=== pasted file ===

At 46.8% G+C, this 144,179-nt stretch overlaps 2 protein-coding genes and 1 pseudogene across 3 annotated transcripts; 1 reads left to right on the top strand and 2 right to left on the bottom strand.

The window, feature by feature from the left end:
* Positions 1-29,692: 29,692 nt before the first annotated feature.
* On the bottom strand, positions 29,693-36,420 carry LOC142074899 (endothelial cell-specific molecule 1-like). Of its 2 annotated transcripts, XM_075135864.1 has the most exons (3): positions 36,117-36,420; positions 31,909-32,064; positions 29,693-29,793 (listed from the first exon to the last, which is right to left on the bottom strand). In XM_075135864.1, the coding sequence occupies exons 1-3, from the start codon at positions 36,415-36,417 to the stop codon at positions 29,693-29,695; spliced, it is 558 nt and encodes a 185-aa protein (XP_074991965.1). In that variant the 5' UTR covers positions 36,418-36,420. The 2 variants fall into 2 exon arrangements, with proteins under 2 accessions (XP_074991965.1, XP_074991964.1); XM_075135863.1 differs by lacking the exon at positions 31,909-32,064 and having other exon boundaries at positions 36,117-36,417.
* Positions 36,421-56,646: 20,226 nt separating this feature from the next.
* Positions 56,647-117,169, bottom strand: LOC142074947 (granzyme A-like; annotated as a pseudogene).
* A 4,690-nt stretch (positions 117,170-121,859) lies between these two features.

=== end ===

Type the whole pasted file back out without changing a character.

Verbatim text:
At 46.8% G+C, this 144,179-nt stretch overlaps 2 protein-coding genes and 1 pseudogene across 3 annotated transcripts; 1 reads left to right on the top strand and 2 right to left on the bottom strand.

The window, feature by feature from the left end:
* Positions 1-29,692: 29,692 nt before the first annotated feature.
* On the bottom strand, positions 29,693-36,420 carry LOC142074899 (endothelial cell-specific molecule 1-like). Of its 2 annotated transcripts, XM_075135864.1 has the most exons (3): positions 36,117-36,420; positions 31,909-32,064; positions 29,693-29,793 (listed from the first exon to the last, which is right to left on the bottom strand). In XM_075135864.1, the coding sequence occupies exons 1-3, from the start codon at positions 36,415-36,417 to the stop codon at positions 29,693-29,695; spliced, it is 558 nt and encodes a 185-aa protein (XP_074991965.1). In that variant the 5' UTR covers positions 36,418-36,420. The 2 variants fall into 2 exon arrangements, with proteins under 2 accessions (XP_074991965.1, XP_074991964.1); XM_075135863.1 differs by lacking the exon at positions 31,909-32,064 and having other exon boundaries at positions 36,117-36,417.
* Positions 36,421-56,646: 20,226 nt separating this feature from the next.
* Positions 56,647-117,169, bottom strand: LOC142074947 (granzyme A-like; annotated as a pseudogene).
* A 4,690-nt stretch (positions 117,170-121,859) lies between these two features.